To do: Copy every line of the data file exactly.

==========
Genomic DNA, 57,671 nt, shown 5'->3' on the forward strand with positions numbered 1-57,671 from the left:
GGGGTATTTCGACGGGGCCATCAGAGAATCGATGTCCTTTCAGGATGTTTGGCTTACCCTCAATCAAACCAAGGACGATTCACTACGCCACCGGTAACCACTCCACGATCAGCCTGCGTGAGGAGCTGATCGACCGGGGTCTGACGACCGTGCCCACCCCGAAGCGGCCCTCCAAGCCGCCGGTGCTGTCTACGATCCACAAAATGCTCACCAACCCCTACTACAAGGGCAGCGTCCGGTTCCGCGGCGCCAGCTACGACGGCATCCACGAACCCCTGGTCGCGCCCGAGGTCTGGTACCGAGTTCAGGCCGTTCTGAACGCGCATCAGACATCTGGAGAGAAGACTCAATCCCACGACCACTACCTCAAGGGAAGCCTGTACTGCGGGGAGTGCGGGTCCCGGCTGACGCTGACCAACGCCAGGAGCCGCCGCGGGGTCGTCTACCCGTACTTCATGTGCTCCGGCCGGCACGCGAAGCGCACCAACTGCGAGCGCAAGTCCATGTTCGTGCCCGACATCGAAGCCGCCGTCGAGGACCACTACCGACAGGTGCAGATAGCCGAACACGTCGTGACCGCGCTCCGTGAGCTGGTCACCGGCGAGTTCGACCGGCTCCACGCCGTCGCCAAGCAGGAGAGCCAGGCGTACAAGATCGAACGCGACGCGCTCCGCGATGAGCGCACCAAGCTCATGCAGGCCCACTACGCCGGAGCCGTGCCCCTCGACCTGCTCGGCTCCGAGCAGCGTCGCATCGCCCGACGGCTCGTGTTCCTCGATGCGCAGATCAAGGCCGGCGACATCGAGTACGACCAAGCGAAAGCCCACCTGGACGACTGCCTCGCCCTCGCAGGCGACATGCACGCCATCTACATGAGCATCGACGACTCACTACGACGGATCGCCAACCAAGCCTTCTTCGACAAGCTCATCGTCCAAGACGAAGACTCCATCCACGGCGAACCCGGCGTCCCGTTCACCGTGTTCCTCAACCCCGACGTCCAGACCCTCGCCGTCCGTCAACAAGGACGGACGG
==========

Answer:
Genomic DNA, 57,671 nt, shown 5'->3' on the forward strand with positions numbered 1-57,671 from the left:
GGGGTATTTCGACGGGGCCATCAGAGAATCGATGTCCTTTCAGGATGTTTGGCTTACCCTCAATCAAACCAAGGACGATTCACTACGCCACCGGTAACCACTCCACGATCAGCCTGCGTGAGGAGCTGATCGACCGGGGTCTGACGACCGTGCCCACCCCGAAGCGGCCCTCCAAGCCGCCGGTGCTGTCTACGATCCACAAAATGCTCACCAACCCCTACTACAAGGGCAGCGTCCGGTTCCGCGGCGCCAGCTACGACGGCATCCACGAACCCCTGGTCGCGCCCGAGGTCTGGTACCGAGTTCAGGCCGTTCTGAACGCGCATCAGACATCTGGAGAGAAGACTCAATCCCACGACCACTACCTCAAGGGAAGCCTGTACTGCGGGGAGTGCGGGTCCCGGCTGACGCTGACCAACGCCAGGAGCCGCCGCGGGGTCGTCTACCCGTACTTCATGTGCTCCGGCCGGCACGCGAAGCGCACCAACTGCGAGCGCAAGTCCATGTTCGTGCCCGACATCGAAGCCGCCGTCGAGGACCACTACCGACAGGTGCAGATAGCCGAACACGTCGTGACCGCGCTCCGTGAGCTGGTCACCGGCGAGTTCGACCGGCTCCACGCCGTCGCCAAGCAGGAGAGCCAGGCGTACAAGATCGAACGCGACGCGCTCCGCGATGAGCGCACCAAGCTCATGCAGGCCCACTACGCCGGAGCCGTGCCCCTCGACCTGCTCGGCTCCGAGCAGCGTCGCATCGCCCGACGGCTCGTGTTCCTCGATGCGCAGATCAAGGCCGGCGACATCGAGTACGACCAAGCGAAAGCCCACCTGGACGACTGCCTCGCCCTCGCAGGCGACATGCACGCCATCTACATGAGCATCGACGACTCACTACGACGGATCGCCAACCAAGCCTTCTTCGACAAGCTCATCGTCCAAGACGAAGACTCCATCCACGGCGAACCCGGCGTCCCGTTCACCGTGTTCCTCAACCCCGACGTCCAGACCCTCGCCGTCCGTCAACAAGGACGGACGG